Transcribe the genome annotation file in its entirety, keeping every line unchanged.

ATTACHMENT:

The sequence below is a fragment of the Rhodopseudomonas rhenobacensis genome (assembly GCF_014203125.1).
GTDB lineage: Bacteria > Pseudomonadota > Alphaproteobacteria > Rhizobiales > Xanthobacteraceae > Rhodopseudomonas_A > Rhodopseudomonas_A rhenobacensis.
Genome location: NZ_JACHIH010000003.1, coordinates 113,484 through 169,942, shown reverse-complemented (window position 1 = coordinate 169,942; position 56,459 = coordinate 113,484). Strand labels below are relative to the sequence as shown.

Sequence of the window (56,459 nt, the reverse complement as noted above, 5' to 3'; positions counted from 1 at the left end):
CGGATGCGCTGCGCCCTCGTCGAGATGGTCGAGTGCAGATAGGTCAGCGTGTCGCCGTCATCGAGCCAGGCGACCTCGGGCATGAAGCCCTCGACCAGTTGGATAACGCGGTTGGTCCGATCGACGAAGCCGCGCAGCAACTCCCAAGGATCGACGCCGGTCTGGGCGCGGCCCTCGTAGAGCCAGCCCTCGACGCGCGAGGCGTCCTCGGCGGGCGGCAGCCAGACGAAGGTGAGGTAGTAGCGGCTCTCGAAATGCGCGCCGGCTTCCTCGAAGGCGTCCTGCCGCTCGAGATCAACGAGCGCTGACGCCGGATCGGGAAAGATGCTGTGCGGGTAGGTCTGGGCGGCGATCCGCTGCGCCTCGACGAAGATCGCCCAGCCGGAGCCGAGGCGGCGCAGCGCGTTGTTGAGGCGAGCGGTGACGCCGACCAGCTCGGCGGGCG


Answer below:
The sequence below is a fragment of the Rhodopseudomonas rhenobacensis genome (assembly GCF_014203125.1).
GTDB lineage: Bacteria > Pseudomonadota > Alphaproteobacteria > Rhizobiales > Xanthobacteraceae > Rhodopseudomonas_A > Rhodopseudomonas_A rhenobacensis.
Genome location: NZ_JACHIH010000003.1, coordinates 113,484 through 169,942, shown reverse-complemented (window position 1 = coordinate 169,942; position 56,459 = coordinate 113,484). Strand labels below are relative to the sequence as shown.

Sequence of the window (56,459 nt, the reverse complement as noted above, 5' to 3'; positions counted from 1 at the left end):
CGGATGCGCTGCGCCCTCGTCGAGATGGTCGAGTGCAGATAGGTCAGCGTGTCGCCGTCATCGAGCCAGGCGACCTCGGGCATGAAGCCCTCGACCAGTTGGATAACGCGGTTGGTCCGATCGACGAAGCCGCGCAGCAACTCCCAAGGATCGACGCCGGTCTGGGCGCGGCCCTCGTAGAGCCAGCCCTCGACGCGCGAGGCGTCCTCGGCGGGCGGCAGCCAGACGAAGGTGAGGTAGTAGCGGCTCTCGAAATGCGCGCCGGCTTCCTCGAAGGCGTCCTGCCGCTCGAGATCAACGAGCGCTGACGCCGGATCGGGAAAGATGCTGTGCGGGTAGGTCTGGGCGGCGATCCGCTGCGCCTCGACGAAGATCGCCCAGCCGGAGCCGAGGCGGCGCAGCGCGTTGTTGAGGCGAGCGGTGACGCCGACCAGCTCGGCGGGCG